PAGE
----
Bitcoin Fundamentals Report #153

In this issue: Background and update on the Senate Infrastructure Bill! As well as price analysis, mining stats, and a Fed governor blasting the idea of CBDCs.

Bitcoin Fundamentals Report #153

A weekly newsletter summarizing important sectors in bitcoin
by Ansel Lindner and Jeff See

In Case You Missed It...

This week's Bitcoin & Markets content

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Bitcoin in Brief

Weekly price $42,625   (+$3,592, +9.2%)
Market cap $801 billion
Satoshis/$1 USD 2,348
1 finney (1/10,000 btc) $4.26
Median fee confirmed (finneys) $0.49 (0.115)
Market cycle timing Beginning second half of bull market
Weekly trend Bullish
Media sentiment Negative
Network traffic Low
Mining Increasing

Market Commentary

At the time of writing the US Infrastructure Bill is catching fire. We are now living in the era where fights between Senators, the White House, and the Treasury are happening over a few sentences pertaining to bitcoin and it is holding up a major infrastructure bill!?!? Let that sink in.

For a down-and-dirty recap, here you go. Earlier this week, in the dark of night, a new amendment was added to the Infrastructure Bill in the Senate, supposedly penned by an anonymous person associated with the Treasury Department. It was highly highly suspicious and turned out to involve a complete gutting of the Bitcoin industry in the US. All miners, wallets, exchanges, businesses, everyone that touched bitcoin would be hamstrung by regulations making it impossible to operate.

"any person who (for consideration) is responsible for regularly providing any service effectuating transfers of digital assets on behalf of another person."

It was added under the pretense of new taxes but the burden would be so high it'd effectively kill the industry (note: it wouldn't harm bitcoin, just the businesses and people in the US. It could actually increase the price of bitcoin because it would become more difficult to acquire. Think - price of illegal drugs. Also, note they are going after people not trying to control the network which they know to be impossible.).

Industry and Senate Reaction

The community exploded immediately. It is easily the most controversial and discussed provision of the whole 4,000 page bill, thanks to the intelligence of most bitcoiners.

Several Senators have jumped into action. Ted Cruz proposed an amendment that would scrap the provision completely (why this has been lost in the debate is beyond us). Then we have the competing new amendments. On one side is Coin Center with Senators Wyden, Lummis, and Toomey and on the other side Senators Warner, Portman, and Sinema. The two amendments are very similar, the only major difference being the Warner-Portman-Sinema amendment only exempts Proof-of-work mining as found in bitcoin.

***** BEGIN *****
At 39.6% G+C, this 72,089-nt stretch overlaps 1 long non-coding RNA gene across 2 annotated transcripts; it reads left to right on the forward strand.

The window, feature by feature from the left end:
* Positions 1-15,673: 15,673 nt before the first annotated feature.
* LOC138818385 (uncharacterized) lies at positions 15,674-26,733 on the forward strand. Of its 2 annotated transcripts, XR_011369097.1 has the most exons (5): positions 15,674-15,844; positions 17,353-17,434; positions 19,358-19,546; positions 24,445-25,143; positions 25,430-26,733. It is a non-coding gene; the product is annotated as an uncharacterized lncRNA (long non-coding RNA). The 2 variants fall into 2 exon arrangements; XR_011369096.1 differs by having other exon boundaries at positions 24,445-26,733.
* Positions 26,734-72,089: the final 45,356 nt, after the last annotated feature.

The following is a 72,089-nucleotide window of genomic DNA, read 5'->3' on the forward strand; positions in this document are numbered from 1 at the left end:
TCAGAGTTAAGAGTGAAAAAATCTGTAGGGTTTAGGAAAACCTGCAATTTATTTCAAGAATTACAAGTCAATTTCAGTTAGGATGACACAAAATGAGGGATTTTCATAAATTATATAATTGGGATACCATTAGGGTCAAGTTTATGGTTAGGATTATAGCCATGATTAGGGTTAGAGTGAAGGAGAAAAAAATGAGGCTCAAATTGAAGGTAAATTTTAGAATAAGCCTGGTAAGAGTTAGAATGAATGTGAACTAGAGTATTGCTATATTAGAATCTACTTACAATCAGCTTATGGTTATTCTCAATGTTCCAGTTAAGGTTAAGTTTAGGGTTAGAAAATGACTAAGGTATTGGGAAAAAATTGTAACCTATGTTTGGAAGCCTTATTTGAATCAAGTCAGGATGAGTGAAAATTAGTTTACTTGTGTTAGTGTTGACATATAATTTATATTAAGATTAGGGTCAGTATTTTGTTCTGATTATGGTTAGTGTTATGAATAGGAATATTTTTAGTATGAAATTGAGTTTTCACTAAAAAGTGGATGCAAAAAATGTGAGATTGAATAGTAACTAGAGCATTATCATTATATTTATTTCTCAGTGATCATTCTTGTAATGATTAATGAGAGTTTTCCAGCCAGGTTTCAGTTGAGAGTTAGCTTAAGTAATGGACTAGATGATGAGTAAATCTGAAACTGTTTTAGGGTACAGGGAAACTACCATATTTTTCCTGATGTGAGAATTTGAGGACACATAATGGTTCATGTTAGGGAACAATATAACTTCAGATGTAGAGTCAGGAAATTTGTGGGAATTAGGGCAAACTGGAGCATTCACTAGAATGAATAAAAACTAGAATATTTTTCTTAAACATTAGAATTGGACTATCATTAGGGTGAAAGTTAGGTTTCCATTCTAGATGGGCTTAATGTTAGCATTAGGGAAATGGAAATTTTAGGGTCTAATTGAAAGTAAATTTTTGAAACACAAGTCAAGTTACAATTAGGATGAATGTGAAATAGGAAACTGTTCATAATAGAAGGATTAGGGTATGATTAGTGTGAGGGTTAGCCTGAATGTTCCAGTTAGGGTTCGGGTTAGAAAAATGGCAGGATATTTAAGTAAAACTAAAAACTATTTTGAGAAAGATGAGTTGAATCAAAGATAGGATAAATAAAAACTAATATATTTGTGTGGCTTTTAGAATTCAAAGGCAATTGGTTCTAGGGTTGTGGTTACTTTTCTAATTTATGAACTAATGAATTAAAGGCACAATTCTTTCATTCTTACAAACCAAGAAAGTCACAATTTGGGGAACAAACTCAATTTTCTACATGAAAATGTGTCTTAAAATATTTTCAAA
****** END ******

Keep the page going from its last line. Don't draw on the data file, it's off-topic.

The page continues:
This means that Proof-of-stake, the consensus mechanism used by many altcoins, and is the subject of the #1 altcoin, Ethereum's long-term upgrade plan, would be taxed and heavily regulated, perhaps out of existence. Ethereum also houses most other altcoin activity through tokenization, so, that could be a deathblow to much of the altcoin sector and leave bitcoin relatively unaffected.

h/t @laurashin and @tuurdemeester

UPDATE: As we are writing, an article from the Washington Post just dropped that details the inner workings of this process so far. It seems Yellen was involved in the shadowy "crypto" language and is lobbying against the Wyden-Lummis-Toomey amendment. Working with the White House, they are responsible for the Warner-Portman-Sinema amendment, the one that includes the Proof-of-work language. That means the White House is currently fighting to enshrine PoW and tax PoS. If you would have said that last week, we would have called you batsh*t crazy.

This information is brand new and opinions vary widely. We believe that the difference in language around Proof-of-work shows the target by Yellen (and perhaps the SEC) is the altcoin casino. They don't want to go after each centralized coin and group of founders individually, so they will hobble the scams by going after Ethereum.

However, they are hesitant to fight bitcoin directly, because it is the 1000-ton elephant in the room, it's decentralized and hard to kill. They haven't been able to kill decentralized file-sharing like Tor, and they know bitcoin would be even harder. They'd just look silly attempting it. The plan is likely to regulate bitcoin through the energy angle by mandating ESG compliance for miners around clean energy and so forth. We are joined in this opinion by others in the bitcoin space:

Bottom line: this is an epic day for Bitcoin. It was at the very center of the highest form of power politics and financial regulation, and it seems the bitcoin industry will come out unscathed for the most part.

The altcoin market, that we have warned is centralized, dishonest, and a den of scammers and thieves, is about to get rekt if the current top amendment gets passed. If these altcoins were truly decentralized like they claim, there would be nothing to worry about.

We aren't happy the government is crushing private enterprise, even centralized altcoin scams, but we aren't surprised. This is exactly why bitcoin is decentralized and built the way it is. These other coins thought they could roll the dice, hide their dishonest marketing, money printing and false claims under a "cryptocurrency" umbrella guarded by bitcoin's strength. They were mistaken.

The amendment will be voted on tomorrow. Nothing is final as of yet, but it is looking disastrous for altcoins and okay for bitcoin. It could however, end with the passing of the Lummis amendment, saving altcoins almost completely. After the amendment is passed the whole bill must be passed, then it goes to the House, where the amendment can be challenged again. If it gets through the House, it won't take effect until 2023, so there's lots of time.